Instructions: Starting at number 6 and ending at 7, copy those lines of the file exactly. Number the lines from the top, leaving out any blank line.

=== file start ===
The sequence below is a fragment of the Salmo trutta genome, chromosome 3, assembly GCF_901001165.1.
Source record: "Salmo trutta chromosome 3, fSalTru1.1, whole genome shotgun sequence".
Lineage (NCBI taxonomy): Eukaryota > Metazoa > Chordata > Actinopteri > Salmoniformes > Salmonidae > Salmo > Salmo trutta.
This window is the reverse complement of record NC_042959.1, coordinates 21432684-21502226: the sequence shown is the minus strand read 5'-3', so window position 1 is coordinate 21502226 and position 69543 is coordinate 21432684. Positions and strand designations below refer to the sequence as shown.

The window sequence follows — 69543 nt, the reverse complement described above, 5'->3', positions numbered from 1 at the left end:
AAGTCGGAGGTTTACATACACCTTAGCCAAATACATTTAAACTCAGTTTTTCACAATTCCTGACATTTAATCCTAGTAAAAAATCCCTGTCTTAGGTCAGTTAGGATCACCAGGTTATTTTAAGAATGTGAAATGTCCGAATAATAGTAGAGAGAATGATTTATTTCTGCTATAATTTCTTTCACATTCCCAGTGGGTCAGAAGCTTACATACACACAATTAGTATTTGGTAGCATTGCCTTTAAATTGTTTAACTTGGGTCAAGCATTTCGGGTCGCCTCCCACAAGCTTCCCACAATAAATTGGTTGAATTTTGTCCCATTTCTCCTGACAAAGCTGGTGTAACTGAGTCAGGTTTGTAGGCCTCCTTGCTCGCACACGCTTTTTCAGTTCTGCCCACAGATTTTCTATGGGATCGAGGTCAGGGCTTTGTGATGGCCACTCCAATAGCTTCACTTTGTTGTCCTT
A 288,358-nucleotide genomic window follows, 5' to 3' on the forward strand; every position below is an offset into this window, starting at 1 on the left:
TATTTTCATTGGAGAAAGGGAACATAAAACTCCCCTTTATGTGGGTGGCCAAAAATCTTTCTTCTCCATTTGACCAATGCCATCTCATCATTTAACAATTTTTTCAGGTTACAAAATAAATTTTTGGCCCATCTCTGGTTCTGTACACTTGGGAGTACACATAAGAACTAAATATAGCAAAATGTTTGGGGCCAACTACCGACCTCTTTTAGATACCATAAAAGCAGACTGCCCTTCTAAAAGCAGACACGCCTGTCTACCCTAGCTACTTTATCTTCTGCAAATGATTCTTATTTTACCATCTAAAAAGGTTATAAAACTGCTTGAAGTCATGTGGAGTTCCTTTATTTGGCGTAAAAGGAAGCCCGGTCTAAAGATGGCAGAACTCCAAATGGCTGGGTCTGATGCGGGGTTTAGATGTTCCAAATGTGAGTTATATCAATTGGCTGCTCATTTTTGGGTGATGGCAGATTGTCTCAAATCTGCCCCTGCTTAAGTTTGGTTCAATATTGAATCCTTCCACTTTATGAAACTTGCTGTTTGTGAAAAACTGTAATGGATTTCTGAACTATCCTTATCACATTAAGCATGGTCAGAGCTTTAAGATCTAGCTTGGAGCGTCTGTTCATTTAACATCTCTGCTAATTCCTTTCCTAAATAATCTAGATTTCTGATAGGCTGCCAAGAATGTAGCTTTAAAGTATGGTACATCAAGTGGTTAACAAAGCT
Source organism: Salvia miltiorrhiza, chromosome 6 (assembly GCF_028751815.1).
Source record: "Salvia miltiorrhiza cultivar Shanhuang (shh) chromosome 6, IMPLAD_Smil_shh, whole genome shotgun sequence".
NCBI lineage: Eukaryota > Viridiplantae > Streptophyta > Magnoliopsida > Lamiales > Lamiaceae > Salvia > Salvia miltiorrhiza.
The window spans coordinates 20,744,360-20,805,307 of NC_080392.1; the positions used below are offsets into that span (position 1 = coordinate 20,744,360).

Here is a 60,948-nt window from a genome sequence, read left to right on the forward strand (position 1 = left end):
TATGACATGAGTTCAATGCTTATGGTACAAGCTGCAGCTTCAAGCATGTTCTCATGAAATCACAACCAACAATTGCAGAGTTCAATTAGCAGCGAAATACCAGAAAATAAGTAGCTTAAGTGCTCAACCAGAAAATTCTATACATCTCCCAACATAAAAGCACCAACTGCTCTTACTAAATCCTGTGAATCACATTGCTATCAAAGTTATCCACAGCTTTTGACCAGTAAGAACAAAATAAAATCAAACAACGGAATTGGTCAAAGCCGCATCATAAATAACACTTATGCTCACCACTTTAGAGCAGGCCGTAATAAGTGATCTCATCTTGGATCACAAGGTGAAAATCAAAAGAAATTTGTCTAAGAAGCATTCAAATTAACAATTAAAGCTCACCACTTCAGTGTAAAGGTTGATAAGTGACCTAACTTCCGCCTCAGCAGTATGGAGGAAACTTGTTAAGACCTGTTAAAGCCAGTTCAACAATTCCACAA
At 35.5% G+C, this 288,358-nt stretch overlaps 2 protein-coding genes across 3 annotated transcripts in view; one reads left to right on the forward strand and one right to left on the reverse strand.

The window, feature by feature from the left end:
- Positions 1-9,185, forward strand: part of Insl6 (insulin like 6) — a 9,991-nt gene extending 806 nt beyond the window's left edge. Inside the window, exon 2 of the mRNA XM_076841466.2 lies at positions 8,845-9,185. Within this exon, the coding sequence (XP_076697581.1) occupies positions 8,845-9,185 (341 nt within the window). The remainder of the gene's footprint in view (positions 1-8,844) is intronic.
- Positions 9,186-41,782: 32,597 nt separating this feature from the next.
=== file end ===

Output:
AAGTCGGAGGTTTACATACACCTTAGCCAAATACATTTAAACTCAGTTTTTCACAATTCCTGACATTTAATCCTAGTAAAAAATCCCTGTCTTAGGTCAGTTAGGATCACCAGGTTATTTTAAGAATGTGAAATGTCCGAATAATAGTAGAGAGAATGATTTATTTCTGCTATAATTTCTTTCACATTCCCAGTGGGTCAGAAGCTTACATACACACAATTAGTATTTGGTAGCATTGCCTTTAAATTGTTTAACTTGGGTCAAGCATTTCGGGTCGCCTCCCACAAGCTTCCCACAATAAATTGGTTGAATTTTGTCCCATTTCTCCTGACAAAGCTGGTGTAACTGAGTCAGGTTTGTAGGCCTCCTTGCTCGCACACGCTTTTTCAGTTCTGCCCACAGATTTTCTATGGGATCGAGGTCAGGGCTTTGTGATGGCCACTCCAATAGCTTCACTTTGTTGTCCTT
A 288,358-nucleotide genomic window follows, 5' to 3' on the forward strand; every position below is an offset into this window, starting at 1 on the left: